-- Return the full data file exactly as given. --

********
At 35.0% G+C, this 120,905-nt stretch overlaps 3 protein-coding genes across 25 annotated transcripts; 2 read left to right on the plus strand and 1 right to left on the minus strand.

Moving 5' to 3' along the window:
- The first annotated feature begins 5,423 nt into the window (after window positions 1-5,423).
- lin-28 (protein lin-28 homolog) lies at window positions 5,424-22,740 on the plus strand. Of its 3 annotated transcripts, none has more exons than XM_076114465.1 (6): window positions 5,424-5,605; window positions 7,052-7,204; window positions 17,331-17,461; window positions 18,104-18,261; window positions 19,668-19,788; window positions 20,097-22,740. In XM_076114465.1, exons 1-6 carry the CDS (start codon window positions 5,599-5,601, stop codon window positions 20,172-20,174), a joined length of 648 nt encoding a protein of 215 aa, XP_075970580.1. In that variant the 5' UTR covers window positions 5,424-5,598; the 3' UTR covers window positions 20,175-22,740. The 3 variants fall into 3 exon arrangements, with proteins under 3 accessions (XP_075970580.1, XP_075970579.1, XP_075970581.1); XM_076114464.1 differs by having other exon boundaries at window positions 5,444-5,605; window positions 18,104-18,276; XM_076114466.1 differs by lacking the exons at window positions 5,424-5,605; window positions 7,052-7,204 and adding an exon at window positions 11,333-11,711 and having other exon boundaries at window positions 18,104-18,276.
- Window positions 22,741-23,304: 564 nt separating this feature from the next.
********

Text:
At 35.0% G+C, this 120,905-nt stretch overlaps 3 protein-coding genes across 25 annotated transcripts; 2 read left to right on the plus strand and 1 right to left on the minus strand.

Moving 5' to 3' along the window:
- The first annotated feature begins 5,423 nt into the window (after window positions 1-5,423).
- lin-28 (protein lin-28 homolog) lies at window positions 5,424-22,740 on the plus strand. Of its 3 annotated transcripts, none has more exons than XM_076114465.1 (6): window positions 5,424-5,605; window positions 7,052-7,204; window positions 17,331-17,461; window positions 18,104-18,261; window positions 19,668-19,788; window positions 20,097-22,740. In XM_076114465.1, exons 1-6 carry the CDS (start codon window positions 5,599-5,601, stop codon window positions 20,172-20,174), a joined length of 648 nt encoding a protein of 215 aa, XP_075970580.1. In that variant the 5' UTR covers window positions 5,424-5,598; the 3' UTR covers window positions 20,175-22,740. The 3 variants fall into 3 exon arrangements, with proteins under 3 accessions (XP_075970580.1, XP_075970579.1, XP_075970581.1); XM_076114464.1 differs by having other exon boundaries at window positions 5,444-5,605; window positions 18,104-18,276; XM_076114466.1 differs by lacking the exons at window positions 5,424-5,605; window positions 7,052-7,204 and adding an exon at window positions 11,333-11,711 and having other exon boundaries at window positions 18,104-18,276.
- Window positions 22,741-23,304: 564 nt separating this feature from the next.